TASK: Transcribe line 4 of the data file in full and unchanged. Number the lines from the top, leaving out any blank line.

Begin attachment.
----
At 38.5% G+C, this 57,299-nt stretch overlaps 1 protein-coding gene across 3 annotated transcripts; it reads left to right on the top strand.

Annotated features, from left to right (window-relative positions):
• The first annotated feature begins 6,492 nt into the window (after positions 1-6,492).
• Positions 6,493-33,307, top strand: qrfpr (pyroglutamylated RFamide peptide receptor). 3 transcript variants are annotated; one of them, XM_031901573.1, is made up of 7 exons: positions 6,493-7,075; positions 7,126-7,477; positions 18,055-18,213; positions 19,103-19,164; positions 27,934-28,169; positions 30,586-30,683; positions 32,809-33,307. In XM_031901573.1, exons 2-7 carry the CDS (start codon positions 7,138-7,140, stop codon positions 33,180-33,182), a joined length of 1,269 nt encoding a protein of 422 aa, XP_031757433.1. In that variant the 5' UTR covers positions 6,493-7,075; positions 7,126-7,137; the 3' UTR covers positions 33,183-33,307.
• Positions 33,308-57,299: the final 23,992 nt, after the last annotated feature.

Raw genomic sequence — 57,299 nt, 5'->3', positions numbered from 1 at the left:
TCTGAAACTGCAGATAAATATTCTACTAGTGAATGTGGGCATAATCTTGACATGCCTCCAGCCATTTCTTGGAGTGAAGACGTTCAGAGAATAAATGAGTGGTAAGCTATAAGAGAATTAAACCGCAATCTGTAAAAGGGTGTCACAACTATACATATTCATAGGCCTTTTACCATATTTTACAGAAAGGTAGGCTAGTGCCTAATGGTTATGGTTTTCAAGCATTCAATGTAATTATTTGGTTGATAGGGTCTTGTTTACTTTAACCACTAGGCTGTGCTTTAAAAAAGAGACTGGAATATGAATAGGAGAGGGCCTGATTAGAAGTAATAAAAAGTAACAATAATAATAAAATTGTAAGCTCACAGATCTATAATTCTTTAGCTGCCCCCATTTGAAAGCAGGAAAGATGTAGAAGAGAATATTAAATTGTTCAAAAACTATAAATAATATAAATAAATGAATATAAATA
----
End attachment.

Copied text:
• Positions 6,493-33,307, top strand: qrfpr (pyroglutamylated RFamide peptide receptor). 3 transcript variants are annotated; one of them, XM_031901573.1, is made up of 7 exons: positions 6,493-7,075; positions 7,126-7,477; positions 18,055-18,213; positions 19,103-19,164; positions 27,934-28,169; positions 30,586-30,683; positions 32,809-33,307. In XM_031901573.1, exons 2-7 carry the CDS (start codon positions 7,138-7,140, stop codon positions 33,180-33,182), a joined length of 1,269 nt encoding a protein of 422 aa, XP_031757433.1. In that variant the 5' UTR covers positions 6,493-7,075; positions 7,126-7,137; the 3' UTR covers positions 33,183-33,307.